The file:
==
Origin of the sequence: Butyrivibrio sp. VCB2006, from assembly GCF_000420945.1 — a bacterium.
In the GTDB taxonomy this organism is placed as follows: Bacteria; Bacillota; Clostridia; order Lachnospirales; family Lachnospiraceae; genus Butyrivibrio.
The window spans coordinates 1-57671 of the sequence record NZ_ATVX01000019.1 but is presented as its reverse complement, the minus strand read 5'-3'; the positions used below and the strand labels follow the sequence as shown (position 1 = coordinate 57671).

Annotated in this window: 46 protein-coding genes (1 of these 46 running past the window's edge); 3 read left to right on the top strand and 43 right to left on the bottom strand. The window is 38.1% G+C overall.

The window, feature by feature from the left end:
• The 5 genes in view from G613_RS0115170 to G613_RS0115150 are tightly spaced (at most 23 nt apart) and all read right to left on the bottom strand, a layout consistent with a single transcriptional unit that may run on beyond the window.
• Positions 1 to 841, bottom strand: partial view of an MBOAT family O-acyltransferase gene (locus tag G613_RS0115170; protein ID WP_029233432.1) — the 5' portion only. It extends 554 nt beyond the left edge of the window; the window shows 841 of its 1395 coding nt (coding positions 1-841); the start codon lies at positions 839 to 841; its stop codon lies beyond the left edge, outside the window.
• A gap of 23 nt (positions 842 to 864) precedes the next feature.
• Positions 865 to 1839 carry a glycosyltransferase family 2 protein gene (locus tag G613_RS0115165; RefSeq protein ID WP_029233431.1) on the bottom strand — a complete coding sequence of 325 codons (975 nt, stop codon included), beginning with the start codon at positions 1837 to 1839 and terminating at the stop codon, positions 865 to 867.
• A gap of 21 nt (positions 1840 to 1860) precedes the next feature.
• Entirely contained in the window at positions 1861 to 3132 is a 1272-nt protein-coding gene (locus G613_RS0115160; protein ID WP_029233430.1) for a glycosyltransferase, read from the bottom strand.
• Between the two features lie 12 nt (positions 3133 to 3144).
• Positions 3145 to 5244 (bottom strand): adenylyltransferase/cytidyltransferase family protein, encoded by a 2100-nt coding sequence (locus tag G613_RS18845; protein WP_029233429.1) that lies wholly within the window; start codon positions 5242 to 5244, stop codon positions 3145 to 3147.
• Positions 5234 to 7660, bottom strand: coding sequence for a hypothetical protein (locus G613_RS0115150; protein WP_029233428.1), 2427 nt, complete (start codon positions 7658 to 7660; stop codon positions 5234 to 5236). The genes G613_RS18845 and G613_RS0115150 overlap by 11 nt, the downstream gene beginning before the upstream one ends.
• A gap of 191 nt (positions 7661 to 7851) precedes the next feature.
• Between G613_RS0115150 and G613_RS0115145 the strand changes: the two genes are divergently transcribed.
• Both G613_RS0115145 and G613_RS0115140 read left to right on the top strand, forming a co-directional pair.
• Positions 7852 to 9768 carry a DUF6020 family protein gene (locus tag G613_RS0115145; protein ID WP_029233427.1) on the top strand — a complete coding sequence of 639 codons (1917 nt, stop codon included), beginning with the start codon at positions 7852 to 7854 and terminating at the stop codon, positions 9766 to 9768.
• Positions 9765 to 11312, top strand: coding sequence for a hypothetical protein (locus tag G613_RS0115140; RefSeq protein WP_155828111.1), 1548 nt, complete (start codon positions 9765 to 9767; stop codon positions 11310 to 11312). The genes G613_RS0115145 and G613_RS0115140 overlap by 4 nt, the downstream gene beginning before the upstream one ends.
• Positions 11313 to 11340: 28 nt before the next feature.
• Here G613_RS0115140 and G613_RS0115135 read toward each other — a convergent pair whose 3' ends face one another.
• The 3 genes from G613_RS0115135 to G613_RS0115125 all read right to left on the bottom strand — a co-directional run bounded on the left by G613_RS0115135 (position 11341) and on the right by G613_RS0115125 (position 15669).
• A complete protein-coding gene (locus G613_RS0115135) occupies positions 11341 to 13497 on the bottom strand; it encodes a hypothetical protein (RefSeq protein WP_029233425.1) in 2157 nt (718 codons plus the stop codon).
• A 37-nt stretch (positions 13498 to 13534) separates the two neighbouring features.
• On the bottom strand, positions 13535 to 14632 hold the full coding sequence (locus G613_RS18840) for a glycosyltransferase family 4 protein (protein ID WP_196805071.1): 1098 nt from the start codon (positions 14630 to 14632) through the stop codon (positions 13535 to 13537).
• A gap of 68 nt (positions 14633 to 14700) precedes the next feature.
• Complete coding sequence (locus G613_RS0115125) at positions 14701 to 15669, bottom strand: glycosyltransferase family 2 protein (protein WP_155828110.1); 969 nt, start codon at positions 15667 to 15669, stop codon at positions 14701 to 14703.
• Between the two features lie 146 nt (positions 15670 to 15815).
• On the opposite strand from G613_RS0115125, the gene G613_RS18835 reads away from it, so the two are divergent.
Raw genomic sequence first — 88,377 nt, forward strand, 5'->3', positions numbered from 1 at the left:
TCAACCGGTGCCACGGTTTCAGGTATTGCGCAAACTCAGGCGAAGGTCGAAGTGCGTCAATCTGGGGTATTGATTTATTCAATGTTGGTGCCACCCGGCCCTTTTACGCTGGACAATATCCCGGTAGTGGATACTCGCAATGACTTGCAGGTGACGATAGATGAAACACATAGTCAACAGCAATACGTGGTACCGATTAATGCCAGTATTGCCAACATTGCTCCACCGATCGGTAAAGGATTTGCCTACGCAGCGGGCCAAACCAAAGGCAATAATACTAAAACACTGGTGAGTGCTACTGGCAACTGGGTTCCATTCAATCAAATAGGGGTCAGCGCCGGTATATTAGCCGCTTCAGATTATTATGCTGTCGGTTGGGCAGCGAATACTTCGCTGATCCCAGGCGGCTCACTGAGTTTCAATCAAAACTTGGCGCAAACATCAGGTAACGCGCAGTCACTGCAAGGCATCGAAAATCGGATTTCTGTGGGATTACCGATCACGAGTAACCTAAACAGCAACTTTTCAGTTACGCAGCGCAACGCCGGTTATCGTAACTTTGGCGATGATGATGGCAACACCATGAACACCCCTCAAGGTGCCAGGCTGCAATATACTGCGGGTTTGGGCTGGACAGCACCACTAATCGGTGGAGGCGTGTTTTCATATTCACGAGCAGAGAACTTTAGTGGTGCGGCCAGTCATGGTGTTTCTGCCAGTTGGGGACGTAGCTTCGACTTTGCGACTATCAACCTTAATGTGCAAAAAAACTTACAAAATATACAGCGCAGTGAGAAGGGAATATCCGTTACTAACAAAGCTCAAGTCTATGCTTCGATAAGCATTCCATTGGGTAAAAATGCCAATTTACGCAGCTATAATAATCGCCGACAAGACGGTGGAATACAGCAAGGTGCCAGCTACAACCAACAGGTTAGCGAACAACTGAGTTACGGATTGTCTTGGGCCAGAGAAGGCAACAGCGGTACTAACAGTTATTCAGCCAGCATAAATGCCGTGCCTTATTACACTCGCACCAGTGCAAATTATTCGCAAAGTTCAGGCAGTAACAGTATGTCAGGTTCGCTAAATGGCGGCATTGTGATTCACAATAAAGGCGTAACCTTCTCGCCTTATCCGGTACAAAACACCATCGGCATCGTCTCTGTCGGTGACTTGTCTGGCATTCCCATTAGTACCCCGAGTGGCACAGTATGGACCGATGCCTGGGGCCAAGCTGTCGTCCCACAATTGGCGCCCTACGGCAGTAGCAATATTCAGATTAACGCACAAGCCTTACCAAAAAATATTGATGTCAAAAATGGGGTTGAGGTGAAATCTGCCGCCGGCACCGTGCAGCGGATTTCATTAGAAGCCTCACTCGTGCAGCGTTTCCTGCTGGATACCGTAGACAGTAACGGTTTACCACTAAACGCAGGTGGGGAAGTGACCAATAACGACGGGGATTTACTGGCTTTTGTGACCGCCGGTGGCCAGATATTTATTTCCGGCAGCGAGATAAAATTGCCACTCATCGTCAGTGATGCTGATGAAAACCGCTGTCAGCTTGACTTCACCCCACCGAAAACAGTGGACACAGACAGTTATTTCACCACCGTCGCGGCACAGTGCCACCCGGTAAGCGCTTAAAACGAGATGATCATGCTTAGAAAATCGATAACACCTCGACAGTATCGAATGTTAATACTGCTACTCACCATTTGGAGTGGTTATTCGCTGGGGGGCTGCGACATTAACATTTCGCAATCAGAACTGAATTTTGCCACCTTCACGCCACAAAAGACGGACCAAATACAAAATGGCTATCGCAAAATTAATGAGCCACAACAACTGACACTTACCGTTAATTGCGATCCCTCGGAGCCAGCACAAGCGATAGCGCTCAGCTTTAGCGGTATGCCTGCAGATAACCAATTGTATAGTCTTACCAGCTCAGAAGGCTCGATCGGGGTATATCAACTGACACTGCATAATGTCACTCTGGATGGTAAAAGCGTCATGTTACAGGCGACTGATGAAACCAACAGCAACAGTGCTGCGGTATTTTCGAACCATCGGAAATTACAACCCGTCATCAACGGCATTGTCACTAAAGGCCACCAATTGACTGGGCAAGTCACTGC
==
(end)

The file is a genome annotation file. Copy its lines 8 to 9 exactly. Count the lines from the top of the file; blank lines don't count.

• A gap of 23 nt (positions 842 to 864) precedes the next feature.
• Positions 865 to 1839 carry a glycosyltransferase family 2 protein gene (locus tag G613_RS0115165; RefSeq protein ID WP_029233431.1) on the bottom strand — a complete coding sequence of 325 codons (975 nt, stop codon included), beginning with the start codon at positions 1837 to 1839 and terminating at the stop codon, positions 865 to 867.